We only use pasture-raised USA lard in our products. Lard is the rendered fat from swine, commonly known as pig’s fat or “pig tallow”. “Rendered” fat means that the pig fat is heated to a melting point, around 120-150°F. It is cooked for a short period of time and then filtered to separate the fat from any other natural meaty substances that remain after the butchering process. “Leaf” lard is a specific type of pig fat that has only been collected from around the internal organs, resulting in a harder, denser, waxier fat that is higher in nutrients, yet also more expensive and rare.

Our Lard is:

  • Slowly and carefully hand-rendered in our facility from the farm-fresh raw source
  • NEVER bleached or ultra-processed for a “white look”
  • Pasture-Raised from LOCAL and USA small family farms

The history of how lard is used ranges from food consumptions to bath and body products. Humans have used lard in their kitchens since the beginning of time. Lard was used as the main fat in the original soaps. Likely discovered by accident, it has been assumed that drippings of fat that had been cooked over a primitive fire turned to soap over time. How could this have happened? The fat drippings were mixed with the natural lye that was created from the wood ashes, which was then filtered by rainwater, resulting in a soapy substance. Over time, lard went from human food consumptions, to soaps, and then to beauty products for both men and women.

Since lard is rendered animal fat, the composition is most similar to the composition of human skin’s natural sebum. This makes lard a suitable moisturizer for individuals who have sensitivities to commercial moisturizers. Since medieval times, women have used pig fat for hair regrowth and conditioning their hair with success. In the 17th and 18th centuries, women and men mixed lard with starches to produce rigid curls and stiff hairstyles.

Lard is also the 2nd fat in the world that is highest is Vitamin D3, second only to cod liver oil! Vitamin D3 is the most bioavailable form of Vitamin D. Vitamin D delivers a myriad of health benefits, including supporting healthy, long hair. As it turns out, Vitamin D3 is involved in various signaling pathways in the hair follicle and has a direct (and critical) role in the hair growth (aka anagen) phase. Topical application of vitamin D3 has been shown to render protection against damage caused to the skin by UV light. Vitamin D reduces cell death, promotes cell survival, and reduces redness and inflammation.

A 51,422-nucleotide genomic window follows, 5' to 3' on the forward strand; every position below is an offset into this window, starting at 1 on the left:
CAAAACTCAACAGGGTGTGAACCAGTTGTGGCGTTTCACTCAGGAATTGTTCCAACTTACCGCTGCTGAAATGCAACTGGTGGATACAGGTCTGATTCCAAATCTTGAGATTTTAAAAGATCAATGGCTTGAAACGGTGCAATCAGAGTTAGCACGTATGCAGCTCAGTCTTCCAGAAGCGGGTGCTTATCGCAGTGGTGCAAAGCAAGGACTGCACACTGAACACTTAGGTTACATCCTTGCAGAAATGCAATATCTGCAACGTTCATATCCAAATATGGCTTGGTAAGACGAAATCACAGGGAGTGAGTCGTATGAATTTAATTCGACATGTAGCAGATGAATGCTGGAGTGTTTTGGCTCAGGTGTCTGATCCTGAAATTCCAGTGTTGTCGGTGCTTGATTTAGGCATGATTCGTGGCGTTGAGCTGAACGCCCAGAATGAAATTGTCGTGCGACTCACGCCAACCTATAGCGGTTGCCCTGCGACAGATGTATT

Learn more about the specific nutrient contents, including vitamins, minerals, and fatty acids in our article:

Since pasture-raised lard is lighter and softer in texture, slightly higher in unsaturated fatty acids, and higher in certain nutrients like Vitamin D3 – it makes a perfect fat for a base in our shampoo soaps, conditioners, and hair oils. Since lard has a light and soft texture, it makes a perfect fat to use as a base in our liquid lotions, insuring better stability for varying temperatures and an easier spread.

Lard is low on the comedogenic scale: it will not clog pores. This makes it great for facial soaps. Since it is higher in unsaturated fatty acids, it provides a more bubbly lather and a squeakier clean. Again, since lard is softer at lower temperatures, it is great for fatty bath bombs – insuring well-nourished skin and cleaner drains that won’t clog up as easily.

We use pasture-raised USA lard as the base fat for our shampoo soaps, conditioner bars, liquid lotions, and bath bombs.

leaf lard
None of these statements are approved by the US Food & Drug Administration. Our products are not intended to prevent, treat, or cure any disease.